In all the betrayal, admiration, and lights, here is what you do:

You work at loving them all, and you keep on writing.

You will not be hushed, not by hurt or by hate; you keep on writing.

You will not keep trying to satisfy insatiable people; you keep on writing.

You will not listen to critics in the shadows, afraid of their own lives; you keep on writing.

You will not let praise erode your stability; you keep on writing (and rewriting).

Don’t let anyone shoot down your moon. Tell the truth. Please God. Love your neighbor. Love your enemies. And for the sake of us all,

Keep writing.

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About leslieleylandfields

Leslie is the author/editor of 8 creative nonfiction books, including Forgiving Our Fathers and Mothers, The Spirit of Food, and Surviving the Island of Grace. She is on the Editorial Board for Christianity Today magazine, and speaks around the country on theology,forgiveness, culture, family and food. She lives on Kodiak Island, Alaska, where she works in commercial fishing with her husband, her daughter and five sons.

13 thoughts on “Don’t Let Anyone Shoot Down Your Moon

  1. Leslie, I thank you for this posting. Just what I needed this eve after my critique group meeting. Cogent, practical, humorous, insightful.
    Would like to go back to the Valley of 10,000 Smokes. You live in a wondrous part of creation. Blessings.

  2. Powerful, beautifully written encouragement, exactly what I needed to hear. I am newly motivated to keep looking ahead and not allow myself to get distracted by either the praise or the criticism. And to just keep writing. Thank you.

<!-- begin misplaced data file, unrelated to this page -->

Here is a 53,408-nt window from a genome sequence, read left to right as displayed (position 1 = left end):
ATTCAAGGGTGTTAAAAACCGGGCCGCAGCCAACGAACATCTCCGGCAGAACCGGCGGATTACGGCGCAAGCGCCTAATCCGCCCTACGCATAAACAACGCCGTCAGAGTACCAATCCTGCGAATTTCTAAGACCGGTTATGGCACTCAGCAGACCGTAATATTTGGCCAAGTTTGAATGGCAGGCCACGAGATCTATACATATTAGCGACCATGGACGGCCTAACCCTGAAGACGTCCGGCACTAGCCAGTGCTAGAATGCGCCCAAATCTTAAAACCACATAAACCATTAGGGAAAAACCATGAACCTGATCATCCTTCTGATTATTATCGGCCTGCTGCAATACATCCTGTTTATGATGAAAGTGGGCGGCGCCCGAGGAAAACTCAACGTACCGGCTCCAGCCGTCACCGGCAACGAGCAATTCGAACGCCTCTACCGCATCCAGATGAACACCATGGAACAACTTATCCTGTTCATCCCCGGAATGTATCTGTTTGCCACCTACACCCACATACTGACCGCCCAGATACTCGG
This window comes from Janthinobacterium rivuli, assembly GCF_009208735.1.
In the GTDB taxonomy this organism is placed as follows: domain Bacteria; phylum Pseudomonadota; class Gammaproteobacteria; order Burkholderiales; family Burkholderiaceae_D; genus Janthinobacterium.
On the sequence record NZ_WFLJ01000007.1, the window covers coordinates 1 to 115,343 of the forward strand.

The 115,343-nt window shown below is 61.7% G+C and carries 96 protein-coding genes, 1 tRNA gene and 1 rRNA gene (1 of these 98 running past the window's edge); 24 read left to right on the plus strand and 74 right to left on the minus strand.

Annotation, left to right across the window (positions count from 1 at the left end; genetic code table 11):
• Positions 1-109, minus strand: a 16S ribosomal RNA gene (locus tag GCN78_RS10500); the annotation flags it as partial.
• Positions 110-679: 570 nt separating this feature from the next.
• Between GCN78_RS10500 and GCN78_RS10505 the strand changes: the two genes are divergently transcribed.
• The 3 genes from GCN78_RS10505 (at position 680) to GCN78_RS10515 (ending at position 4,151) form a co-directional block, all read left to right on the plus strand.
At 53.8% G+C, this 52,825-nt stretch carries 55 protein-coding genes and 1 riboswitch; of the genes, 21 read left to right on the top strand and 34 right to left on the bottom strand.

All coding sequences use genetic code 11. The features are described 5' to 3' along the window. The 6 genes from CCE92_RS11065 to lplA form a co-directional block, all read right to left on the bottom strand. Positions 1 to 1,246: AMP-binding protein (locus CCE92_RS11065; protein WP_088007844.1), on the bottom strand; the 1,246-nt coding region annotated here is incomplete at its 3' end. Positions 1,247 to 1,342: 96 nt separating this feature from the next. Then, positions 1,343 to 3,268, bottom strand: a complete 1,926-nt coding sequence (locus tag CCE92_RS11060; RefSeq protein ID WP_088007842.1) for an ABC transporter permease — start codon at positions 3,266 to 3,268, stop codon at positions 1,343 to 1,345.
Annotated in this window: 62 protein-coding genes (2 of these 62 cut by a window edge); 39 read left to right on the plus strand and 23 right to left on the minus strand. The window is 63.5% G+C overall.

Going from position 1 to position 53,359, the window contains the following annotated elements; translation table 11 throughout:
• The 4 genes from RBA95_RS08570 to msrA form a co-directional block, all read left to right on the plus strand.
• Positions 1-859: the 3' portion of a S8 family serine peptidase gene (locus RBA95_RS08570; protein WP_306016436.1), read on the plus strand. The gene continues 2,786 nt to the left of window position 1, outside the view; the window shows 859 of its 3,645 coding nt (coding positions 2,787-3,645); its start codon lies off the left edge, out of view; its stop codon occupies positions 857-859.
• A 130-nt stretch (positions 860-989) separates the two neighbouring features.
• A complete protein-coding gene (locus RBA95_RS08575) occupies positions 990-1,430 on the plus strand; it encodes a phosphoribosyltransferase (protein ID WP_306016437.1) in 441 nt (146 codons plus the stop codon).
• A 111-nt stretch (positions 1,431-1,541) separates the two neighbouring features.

• Sara Davidson — I couldn’t have said it better. It was exactly what I needed to hear, also.
      And Sam. Bless you for being so transparent. (I’m not tossing out the purple dress.)
      Dell — from Garibaldi

  3. These are words of wisdom (and comfort!) every writer needs to hear. Thank you for sharing them, Leslie – they remind me why I write, especially as I begin wrapping up one exhausting book launch to move on to writing the next book. Your reference to ‘one wild and precious life’ really hit home for me, as it is one of my favorite phrases – I came across it when I hit 50 and decided it was my turn to go after my dreams. I’m having a ball living my wild and precious life, and when others try to ‘shoot down my moon,’ which happens to us all, I remind myself that ultimately, my life is the one God gives to me and no one can take that away. Blessings on you, Leslie!

    • Jan—thank you. Your words have blessed me!! I do know how exhausting book launches are—and then we launch again into the next project. That’s exactly where I am as well. But SO much good comes from that hard work . .. I think we’re lifers, Jan. Isn’t that great??!!

  4. Reblogged this on Samuel Hall and commented:
    Leslie Fields exhorts for a balanced view and response to what others say about you–even the positive things need to pass through the lens of reality. Sometimes when we’re so close to our own situation, it’s hard to determine what truly is reality.